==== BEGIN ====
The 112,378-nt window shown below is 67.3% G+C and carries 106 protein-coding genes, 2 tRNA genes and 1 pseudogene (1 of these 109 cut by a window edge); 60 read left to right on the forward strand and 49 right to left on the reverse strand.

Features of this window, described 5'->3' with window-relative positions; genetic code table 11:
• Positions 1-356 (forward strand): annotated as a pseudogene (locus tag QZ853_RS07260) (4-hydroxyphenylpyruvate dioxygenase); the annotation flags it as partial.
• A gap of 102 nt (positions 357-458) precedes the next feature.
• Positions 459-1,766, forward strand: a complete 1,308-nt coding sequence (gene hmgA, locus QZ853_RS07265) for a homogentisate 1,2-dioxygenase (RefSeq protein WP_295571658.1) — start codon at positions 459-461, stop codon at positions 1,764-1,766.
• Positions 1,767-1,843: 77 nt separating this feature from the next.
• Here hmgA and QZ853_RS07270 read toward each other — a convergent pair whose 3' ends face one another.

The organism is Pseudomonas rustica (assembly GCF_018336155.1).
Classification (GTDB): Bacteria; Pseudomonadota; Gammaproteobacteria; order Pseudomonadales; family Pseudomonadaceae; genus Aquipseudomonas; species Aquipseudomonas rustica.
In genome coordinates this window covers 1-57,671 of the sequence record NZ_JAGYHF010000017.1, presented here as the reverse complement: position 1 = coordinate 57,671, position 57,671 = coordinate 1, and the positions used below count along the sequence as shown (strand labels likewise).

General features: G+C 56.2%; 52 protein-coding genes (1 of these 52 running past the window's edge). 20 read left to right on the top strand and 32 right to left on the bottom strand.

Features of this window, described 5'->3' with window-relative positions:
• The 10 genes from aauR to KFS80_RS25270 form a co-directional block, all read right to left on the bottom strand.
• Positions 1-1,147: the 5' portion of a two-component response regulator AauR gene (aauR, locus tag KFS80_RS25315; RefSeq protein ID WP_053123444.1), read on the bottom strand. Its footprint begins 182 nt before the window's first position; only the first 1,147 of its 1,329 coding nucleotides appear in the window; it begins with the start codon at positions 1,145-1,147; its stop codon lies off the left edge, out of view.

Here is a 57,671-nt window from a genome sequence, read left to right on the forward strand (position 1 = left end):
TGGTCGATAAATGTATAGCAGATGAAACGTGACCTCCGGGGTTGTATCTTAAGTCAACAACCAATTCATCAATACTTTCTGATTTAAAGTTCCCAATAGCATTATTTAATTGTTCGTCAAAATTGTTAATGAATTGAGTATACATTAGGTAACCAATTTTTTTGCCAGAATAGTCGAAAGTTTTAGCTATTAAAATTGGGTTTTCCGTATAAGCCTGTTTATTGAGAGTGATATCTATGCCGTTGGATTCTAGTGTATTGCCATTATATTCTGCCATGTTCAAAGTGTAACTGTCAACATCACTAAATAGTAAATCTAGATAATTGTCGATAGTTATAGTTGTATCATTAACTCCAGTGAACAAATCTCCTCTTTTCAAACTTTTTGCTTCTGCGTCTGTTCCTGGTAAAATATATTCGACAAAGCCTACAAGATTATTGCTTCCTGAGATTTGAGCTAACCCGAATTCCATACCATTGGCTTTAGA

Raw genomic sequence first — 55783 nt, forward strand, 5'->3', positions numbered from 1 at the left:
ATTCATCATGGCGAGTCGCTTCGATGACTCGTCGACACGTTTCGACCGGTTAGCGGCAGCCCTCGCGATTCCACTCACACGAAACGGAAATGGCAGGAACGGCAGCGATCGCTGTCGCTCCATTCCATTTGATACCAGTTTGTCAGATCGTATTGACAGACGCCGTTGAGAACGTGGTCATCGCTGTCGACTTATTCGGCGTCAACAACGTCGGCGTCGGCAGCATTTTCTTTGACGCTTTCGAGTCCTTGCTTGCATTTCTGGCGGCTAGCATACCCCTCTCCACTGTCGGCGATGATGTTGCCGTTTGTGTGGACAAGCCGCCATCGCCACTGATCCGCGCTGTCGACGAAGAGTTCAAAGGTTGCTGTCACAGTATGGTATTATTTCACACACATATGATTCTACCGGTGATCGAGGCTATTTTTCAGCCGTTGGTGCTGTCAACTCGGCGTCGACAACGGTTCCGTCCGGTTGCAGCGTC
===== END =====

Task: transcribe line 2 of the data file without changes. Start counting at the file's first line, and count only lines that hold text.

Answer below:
Features of this window, described 5'->3' with window-relative positions; genetic code table 11: